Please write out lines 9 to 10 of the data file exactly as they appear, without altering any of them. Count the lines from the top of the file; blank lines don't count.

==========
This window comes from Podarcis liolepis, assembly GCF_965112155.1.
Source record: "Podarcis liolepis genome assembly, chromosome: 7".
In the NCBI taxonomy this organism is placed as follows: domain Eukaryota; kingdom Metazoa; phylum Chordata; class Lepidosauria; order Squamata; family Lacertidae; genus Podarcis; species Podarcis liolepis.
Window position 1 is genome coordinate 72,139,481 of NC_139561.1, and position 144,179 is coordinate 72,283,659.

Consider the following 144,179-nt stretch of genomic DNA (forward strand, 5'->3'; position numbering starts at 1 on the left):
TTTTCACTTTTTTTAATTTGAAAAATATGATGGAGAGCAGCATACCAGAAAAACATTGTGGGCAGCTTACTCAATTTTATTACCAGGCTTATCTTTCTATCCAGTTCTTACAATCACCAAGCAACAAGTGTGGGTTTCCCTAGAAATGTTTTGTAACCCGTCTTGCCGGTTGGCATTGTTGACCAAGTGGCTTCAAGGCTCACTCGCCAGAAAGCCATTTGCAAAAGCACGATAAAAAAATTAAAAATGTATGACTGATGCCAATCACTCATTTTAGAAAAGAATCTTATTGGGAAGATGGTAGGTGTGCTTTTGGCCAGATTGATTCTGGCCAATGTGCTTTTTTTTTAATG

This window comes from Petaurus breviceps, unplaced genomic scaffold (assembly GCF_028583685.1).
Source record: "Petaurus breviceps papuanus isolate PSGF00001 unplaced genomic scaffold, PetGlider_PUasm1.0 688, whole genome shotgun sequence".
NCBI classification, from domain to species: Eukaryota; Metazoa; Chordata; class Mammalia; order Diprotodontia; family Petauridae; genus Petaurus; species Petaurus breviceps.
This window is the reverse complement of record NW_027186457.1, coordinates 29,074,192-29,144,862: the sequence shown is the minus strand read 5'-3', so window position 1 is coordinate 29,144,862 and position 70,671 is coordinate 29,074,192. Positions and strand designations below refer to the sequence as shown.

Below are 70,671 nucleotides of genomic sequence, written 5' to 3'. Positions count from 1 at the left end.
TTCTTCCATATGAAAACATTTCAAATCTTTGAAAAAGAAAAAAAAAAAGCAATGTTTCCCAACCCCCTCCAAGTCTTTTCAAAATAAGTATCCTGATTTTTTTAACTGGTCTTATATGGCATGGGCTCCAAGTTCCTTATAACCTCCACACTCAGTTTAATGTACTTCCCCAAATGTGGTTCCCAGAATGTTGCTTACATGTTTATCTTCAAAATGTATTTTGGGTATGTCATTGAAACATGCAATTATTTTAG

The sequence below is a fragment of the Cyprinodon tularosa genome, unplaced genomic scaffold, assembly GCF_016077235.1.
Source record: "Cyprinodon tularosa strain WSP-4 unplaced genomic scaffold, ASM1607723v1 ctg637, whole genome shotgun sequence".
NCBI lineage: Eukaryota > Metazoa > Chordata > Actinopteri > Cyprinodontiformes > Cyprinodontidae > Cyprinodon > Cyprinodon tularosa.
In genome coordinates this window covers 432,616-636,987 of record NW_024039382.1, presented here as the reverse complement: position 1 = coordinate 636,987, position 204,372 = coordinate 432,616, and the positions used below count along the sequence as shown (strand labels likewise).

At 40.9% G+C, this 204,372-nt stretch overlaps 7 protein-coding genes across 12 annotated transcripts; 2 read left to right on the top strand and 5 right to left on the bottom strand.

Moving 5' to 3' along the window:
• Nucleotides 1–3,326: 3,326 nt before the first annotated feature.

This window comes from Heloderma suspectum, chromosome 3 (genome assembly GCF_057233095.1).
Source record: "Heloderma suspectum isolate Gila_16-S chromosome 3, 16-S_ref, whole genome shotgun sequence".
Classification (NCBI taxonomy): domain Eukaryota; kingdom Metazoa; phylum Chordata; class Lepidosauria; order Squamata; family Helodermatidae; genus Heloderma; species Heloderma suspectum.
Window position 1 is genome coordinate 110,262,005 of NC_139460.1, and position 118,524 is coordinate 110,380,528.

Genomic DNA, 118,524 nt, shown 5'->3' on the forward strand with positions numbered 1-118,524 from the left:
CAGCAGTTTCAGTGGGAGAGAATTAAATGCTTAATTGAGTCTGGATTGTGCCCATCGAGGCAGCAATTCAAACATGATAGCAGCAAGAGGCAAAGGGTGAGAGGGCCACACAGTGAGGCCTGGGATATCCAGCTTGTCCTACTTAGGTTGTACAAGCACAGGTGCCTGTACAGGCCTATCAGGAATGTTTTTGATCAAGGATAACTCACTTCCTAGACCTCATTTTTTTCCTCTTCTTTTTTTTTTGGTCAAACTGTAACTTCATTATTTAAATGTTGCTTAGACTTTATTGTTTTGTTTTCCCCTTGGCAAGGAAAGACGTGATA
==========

NCBI classification, from domain to species: Eukaryota; Metazoa; Chordata; class Mammalia; order Diprotodontia; family Petauridae; genus Petaurus; species Petaurus breviceps.
This window is the reverse complement of record NW_027186457.1, coordinates 29,074,192-29,144,862: the sequence shown is the minus strand read 5'-3', so window position 1 is coordinate 29,144,862 and position 70,671 is coordinate 29,074,192. Positions and strand designations below refer to the sequence as shown.